Corporate Governance and Directors' Duties: Russian Federation
A Q&A guide to corporate governance law in the Russian Federation.
The Q&A gives a high level overview of board composition, the comply or explain approach, management rules and authority, directors’ duties and liabilities, transactions with directors and conflicts, company meetings, internal controls, accounts and audit, institutional investors and reform proposals.
To compare answers across multiple jurisdictions, visit the Corporate Governance Country Q&A tool.
The Q&A is part of the Global guide to corporate governance law. For a full list of jurisdictional Q&As visit www.practicallaw.com/corpgov-mjg.
Corporate governance trends
The main form of corporate entity for a private business is a limited liability company (private company). Joint-stock companies are also used and can be either private or public. Only public joint-stock companies can list their shares on a stock exchange.
A state corporation is a corporate entity used by the state to promote its projects, for example, in the atomic energy, technology and innovation sectors.
Corporate governance and directors' duties are regulated by:
The civil code.
Federal legislation on limited liability companies and joint-stock companies.
Central bank regulations on the issue of shares.
Tax and certain other state authorities enforce the regulation of corporate governance.
Registrars, stock exchanges and other professionals involved with the financial markets enforce good corporate governance through their own regulations.
The central bank of the Russian Federation approved the new version of the Corporate Governance Code (Code) on 21 March 2014. The Code is a set of voluntary principles and recommendations on corporate governance for public joint-stock companies (JSCs), primarily those whose shares are traded on stock exchanges.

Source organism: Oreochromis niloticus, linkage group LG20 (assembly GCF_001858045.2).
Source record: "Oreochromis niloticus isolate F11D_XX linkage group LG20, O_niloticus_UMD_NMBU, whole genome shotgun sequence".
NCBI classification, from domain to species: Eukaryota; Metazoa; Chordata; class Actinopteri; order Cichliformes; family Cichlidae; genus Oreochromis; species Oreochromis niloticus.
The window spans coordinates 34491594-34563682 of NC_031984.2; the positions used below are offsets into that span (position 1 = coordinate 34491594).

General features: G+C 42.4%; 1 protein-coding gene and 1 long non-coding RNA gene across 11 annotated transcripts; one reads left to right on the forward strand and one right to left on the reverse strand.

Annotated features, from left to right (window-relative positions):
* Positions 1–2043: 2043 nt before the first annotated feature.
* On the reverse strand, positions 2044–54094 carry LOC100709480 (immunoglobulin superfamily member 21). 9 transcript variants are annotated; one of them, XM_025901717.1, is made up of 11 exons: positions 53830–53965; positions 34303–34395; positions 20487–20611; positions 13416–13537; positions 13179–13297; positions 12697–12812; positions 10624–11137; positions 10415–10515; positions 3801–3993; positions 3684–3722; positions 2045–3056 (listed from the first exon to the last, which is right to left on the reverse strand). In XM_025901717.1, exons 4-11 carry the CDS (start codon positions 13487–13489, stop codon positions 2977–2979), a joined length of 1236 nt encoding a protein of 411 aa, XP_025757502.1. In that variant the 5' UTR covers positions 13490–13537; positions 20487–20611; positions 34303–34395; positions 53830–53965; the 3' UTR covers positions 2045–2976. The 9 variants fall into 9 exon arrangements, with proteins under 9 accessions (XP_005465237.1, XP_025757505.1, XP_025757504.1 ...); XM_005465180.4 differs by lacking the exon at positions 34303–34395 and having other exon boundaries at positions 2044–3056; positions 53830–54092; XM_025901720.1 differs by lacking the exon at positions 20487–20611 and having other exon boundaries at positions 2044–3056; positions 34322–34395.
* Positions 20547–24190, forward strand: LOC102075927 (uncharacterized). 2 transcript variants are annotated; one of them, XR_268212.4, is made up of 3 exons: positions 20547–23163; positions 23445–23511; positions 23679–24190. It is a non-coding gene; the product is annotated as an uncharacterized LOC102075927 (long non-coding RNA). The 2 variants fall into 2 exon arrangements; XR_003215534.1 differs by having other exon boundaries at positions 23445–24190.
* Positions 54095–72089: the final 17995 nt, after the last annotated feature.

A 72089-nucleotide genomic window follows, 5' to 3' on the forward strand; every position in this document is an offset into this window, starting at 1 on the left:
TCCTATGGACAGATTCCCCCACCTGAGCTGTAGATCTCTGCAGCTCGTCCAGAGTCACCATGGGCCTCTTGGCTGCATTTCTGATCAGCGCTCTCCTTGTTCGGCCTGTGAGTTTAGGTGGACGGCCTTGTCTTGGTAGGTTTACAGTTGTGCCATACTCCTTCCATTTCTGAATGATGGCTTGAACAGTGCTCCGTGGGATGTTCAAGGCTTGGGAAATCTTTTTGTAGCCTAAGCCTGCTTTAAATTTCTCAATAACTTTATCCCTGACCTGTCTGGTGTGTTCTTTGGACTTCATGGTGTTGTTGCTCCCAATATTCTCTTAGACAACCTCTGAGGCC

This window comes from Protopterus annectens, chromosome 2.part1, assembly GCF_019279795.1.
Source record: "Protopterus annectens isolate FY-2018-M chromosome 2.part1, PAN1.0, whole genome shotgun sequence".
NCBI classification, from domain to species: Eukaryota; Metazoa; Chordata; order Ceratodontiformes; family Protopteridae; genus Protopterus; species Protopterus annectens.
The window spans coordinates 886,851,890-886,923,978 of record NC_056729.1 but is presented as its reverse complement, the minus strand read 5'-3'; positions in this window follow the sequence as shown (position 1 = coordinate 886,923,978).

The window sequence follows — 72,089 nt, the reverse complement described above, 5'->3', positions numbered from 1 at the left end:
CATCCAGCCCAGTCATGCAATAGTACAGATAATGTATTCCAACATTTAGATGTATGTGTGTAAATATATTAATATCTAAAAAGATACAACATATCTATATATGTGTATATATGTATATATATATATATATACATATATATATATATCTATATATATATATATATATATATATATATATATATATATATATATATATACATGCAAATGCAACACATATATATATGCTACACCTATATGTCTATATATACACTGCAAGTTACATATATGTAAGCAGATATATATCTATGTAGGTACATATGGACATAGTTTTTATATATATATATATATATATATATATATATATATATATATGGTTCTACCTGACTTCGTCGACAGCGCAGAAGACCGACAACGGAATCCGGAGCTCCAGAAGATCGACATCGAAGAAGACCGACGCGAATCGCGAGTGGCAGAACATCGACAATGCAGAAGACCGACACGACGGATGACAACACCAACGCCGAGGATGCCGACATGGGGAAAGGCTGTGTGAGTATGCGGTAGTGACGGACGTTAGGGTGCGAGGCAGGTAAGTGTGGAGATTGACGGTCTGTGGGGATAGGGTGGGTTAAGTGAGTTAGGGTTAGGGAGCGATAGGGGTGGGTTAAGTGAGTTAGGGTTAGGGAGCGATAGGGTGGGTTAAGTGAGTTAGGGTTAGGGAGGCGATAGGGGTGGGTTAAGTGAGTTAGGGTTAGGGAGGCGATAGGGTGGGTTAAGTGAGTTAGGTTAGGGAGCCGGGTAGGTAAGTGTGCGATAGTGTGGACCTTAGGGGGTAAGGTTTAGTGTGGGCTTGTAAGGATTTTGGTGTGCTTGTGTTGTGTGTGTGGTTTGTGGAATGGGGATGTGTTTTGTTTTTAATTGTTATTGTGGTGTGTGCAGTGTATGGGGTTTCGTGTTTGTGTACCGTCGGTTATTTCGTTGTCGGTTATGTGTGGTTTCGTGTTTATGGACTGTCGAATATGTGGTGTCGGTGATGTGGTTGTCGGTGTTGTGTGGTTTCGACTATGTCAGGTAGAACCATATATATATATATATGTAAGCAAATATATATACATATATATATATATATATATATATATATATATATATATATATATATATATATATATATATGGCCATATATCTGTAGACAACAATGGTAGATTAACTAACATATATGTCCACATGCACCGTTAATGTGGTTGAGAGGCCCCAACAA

Although compliance with the Code is not mandatory, a company that wishes to list on a stock exchange or be included on a quotation list, will usually need to comply with the Code. Few private JSCs and limited liability companies (LLCs) comply with the Code.
The Code regulates:
Shareholder rights and the fair treatment of shareholders.
The board of directors.
The corporate secretary.
Incentive arrangements (remunerations and payments to directors, the CEO and key management).
Risk management and internal controls.
Disclosure of information.
Certain important corporate actions, for example, material transactions, reorganisations, mergers and acquisitions, the listing and delisting of shares, and increases of share capital.
Public JSCs and some other companies that must publicly disclose business information must include information on how they comply with the Code in their quarterly reports.
The "comply or explain" principle does not apply, as compliance with the Code is voluntary. Stock exchanges and other organisations active in the financial markets largely determine how the Code applies.
Corporate social responsibility and reporting
Board composition and restrictions
In general, the corporate governance structure of a company comprises the general shareholders' meeting and the CEO. In addition: